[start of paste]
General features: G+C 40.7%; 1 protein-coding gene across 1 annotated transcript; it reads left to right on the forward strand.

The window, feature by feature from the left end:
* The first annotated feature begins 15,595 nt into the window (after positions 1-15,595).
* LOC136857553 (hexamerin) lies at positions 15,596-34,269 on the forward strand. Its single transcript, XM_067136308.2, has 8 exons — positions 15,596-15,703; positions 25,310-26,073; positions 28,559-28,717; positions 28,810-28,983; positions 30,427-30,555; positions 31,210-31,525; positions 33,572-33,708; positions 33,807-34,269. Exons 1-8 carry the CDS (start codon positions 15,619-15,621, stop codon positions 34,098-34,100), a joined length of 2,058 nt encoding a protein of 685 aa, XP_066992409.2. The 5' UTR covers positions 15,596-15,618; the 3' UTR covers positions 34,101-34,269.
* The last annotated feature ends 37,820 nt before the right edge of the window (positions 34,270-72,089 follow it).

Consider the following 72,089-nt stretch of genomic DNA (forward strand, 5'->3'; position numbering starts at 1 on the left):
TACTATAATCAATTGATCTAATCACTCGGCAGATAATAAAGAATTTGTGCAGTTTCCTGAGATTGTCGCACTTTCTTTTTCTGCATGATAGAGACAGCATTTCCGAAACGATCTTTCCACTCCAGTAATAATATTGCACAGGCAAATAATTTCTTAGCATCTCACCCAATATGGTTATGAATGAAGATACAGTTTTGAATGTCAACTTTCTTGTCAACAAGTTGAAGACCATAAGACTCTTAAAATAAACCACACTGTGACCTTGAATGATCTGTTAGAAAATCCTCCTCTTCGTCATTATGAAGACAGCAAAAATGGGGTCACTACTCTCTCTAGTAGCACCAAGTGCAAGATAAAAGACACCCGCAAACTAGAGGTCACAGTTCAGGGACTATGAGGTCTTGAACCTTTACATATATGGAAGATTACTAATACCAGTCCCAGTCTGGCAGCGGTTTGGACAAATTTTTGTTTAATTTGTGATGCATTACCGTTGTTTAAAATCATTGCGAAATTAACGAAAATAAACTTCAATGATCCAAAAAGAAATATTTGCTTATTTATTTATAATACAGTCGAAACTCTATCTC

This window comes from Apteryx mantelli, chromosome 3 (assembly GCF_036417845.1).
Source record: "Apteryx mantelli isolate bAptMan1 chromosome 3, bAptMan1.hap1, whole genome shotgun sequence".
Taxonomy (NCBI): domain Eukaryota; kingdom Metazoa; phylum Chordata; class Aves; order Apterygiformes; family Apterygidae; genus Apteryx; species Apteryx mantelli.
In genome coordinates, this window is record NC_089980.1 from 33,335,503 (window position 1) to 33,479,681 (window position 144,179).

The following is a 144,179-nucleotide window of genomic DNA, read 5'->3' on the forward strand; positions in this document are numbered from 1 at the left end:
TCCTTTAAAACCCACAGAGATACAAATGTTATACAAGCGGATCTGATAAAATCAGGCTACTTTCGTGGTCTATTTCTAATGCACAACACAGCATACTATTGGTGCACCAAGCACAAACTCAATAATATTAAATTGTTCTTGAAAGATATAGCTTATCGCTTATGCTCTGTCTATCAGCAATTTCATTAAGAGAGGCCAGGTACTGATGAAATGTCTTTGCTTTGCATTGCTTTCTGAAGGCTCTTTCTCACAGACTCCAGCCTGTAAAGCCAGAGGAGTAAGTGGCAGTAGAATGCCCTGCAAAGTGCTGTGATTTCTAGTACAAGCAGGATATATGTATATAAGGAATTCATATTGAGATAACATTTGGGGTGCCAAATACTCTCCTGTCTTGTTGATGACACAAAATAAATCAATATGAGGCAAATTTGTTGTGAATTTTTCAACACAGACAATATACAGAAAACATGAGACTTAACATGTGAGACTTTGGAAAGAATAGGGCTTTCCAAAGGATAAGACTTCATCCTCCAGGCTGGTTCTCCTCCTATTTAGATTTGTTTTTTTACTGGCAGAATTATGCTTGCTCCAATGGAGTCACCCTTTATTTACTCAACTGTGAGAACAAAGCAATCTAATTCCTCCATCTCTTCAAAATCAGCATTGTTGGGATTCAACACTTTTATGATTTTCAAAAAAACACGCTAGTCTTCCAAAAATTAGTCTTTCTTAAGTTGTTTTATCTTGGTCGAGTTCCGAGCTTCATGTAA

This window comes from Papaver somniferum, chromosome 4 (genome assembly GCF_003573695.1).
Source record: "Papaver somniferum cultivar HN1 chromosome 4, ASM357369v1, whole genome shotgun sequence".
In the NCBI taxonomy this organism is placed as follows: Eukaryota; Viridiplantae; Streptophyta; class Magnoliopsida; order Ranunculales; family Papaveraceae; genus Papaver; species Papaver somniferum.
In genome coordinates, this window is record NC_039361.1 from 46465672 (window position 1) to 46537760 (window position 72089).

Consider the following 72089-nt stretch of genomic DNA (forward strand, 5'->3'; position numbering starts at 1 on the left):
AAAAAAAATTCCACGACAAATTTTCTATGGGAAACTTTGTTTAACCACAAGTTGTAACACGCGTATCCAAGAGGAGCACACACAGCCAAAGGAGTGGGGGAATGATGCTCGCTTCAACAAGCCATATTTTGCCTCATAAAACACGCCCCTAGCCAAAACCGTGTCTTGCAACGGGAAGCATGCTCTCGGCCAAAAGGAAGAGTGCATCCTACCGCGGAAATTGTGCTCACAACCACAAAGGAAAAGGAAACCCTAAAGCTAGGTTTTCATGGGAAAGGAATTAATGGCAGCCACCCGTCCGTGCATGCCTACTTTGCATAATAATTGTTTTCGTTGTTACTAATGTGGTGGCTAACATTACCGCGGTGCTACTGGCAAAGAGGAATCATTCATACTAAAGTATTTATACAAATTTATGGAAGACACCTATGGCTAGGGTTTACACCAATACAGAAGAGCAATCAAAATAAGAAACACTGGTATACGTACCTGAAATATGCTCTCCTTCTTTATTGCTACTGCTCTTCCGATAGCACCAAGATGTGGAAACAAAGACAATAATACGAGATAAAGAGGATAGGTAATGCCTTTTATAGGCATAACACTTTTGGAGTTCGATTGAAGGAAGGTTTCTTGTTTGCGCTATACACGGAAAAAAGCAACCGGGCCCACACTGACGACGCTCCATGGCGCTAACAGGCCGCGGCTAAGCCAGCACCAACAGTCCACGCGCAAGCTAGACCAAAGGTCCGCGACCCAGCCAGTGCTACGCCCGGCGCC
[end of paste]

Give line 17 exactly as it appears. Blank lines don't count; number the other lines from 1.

In genome coordinates, this window is record NC_039361.1 from 46465672 (window position 1) to 46537760 (window position 72089).